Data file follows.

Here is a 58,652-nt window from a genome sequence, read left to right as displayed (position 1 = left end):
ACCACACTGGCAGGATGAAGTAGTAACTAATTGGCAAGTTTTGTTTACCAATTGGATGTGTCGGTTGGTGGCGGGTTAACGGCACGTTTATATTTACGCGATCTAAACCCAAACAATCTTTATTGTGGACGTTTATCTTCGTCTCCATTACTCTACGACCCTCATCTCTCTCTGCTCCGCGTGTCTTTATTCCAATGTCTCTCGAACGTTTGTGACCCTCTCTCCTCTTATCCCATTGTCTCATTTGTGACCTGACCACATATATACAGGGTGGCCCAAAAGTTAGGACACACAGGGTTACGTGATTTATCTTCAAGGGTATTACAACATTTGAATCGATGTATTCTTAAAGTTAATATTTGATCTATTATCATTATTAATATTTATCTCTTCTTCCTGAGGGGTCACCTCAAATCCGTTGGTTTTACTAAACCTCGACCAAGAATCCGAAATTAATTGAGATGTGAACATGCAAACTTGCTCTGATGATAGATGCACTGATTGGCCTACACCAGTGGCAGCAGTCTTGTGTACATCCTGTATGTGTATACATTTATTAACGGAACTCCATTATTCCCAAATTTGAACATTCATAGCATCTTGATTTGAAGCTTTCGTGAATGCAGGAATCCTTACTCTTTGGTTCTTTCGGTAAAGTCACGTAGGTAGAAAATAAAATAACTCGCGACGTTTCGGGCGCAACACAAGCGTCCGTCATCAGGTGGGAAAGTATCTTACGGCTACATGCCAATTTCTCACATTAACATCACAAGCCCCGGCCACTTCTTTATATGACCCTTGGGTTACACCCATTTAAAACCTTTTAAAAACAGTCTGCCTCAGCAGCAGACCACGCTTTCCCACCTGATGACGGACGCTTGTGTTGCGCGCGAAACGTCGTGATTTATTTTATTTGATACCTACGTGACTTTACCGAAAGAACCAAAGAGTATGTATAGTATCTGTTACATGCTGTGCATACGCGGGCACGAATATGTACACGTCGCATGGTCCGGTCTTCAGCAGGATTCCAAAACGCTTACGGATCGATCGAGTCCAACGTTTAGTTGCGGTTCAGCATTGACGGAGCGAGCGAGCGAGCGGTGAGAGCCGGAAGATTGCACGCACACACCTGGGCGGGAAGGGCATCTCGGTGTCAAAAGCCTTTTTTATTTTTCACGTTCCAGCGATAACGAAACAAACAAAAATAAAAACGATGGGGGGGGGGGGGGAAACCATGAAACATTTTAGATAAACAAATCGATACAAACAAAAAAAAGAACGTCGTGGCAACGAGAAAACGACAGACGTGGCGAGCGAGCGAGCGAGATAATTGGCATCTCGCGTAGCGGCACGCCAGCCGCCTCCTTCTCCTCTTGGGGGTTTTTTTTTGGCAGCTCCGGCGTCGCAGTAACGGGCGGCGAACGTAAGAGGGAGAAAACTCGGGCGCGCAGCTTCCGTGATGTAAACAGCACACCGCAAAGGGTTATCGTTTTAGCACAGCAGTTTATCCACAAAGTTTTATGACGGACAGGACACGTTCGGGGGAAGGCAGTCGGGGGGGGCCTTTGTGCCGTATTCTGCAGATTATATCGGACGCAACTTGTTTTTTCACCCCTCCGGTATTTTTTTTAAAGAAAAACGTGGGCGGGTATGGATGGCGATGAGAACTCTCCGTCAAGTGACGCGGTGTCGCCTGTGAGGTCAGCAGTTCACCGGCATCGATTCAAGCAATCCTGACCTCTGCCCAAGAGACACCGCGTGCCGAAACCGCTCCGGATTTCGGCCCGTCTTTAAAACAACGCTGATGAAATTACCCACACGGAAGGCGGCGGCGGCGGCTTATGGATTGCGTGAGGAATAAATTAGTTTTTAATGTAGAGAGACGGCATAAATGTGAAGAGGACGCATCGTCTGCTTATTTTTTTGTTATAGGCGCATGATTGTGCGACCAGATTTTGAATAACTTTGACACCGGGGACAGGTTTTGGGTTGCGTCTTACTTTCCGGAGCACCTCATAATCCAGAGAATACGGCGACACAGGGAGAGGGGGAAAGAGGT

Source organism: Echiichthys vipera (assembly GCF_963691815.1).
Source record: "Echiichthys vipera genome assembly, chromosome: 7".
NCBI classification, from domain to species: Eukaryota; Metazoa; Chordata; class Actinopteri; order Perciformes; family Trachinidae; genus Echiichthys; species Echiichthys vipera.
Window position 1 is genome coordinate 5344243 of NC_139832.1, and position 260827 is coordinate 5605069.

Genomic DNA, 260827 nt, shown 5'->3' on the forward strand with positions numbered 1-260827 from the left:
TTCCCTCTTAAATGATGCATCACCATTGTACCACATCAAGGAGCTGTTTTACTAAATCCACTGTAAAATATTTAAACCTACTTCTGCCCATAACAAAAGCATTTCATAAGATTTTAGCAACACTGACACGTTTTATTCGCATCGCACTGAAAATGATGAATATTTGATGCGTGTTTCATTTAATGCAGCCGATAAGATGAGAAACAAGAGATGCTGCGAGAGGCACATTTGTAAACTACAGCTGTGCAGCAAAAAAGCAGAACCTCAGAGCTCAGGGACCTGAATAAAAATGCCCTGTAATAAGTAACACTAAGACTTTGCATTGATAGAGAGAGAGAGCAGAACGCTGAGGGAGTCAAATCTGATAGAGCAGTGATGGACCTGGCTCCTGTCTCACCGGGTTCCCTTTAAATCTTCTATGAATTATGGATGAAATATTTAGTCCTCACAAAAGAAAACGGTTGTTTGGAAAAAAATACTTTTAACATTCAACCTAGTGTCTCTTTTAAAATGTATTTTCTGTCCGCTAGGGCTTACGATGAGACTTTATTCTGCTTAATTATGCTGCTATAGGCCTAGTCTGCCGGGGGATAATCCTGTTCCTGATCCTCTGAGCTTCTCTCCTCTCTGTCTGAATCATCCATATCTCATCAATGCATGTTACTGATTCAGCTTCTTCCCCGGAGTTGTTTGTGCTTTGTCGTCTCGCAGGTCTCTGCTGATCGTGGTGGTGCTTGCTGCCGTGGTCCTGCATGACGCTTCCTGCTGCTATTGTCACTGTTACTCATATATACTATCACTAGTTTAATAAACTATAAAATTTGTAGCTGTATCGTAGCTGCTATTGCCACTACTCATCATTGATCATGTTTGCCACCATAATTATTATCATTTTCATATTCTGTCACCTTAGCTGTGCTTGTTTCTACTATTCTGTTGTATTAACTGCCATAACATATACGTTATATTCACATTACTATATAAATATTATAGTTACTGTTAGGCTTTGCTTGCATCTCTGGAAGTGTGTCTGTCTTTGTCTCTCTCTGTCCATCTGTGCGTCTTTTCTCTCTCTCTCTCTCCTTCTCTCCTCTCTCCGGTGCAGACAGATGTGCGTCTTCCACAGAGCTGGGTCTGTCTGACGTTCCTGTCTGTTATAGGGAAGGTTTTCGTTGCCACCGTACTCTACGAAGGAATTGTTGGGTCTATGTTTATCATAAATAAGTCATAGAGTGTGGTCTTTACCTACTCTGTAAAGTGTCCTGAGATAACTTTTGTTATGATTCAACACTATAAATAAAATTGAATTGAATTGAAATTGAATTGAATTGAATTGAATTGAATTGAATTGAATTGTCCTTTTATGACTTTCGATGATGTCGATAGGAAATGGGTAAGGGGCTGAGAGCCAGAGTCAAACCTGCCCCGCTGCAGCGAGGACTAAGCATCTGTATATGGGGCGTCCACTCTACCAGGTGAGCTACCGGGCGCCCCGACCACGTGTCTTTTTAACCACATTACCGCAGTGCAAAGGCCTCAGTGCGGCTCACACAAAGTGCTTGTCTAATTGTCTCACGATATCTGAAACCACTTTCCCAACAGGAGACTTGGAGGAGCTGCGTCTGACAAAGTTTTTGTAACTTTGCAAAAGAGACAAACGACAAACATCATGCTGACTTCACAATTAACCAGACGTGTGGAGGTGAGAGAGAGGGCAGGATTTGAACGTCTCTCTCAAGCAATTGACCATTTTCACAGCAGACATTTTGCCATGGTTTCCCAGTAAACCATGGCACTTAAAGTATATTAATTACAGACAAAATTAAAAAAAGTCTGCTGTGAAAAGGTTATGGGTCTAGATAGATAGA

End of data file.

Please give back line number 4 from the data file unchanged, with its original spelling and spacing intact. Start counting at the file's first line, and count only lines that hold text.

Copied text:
Source record: "Echiichthys vipera genome assembly, chromosome: 7".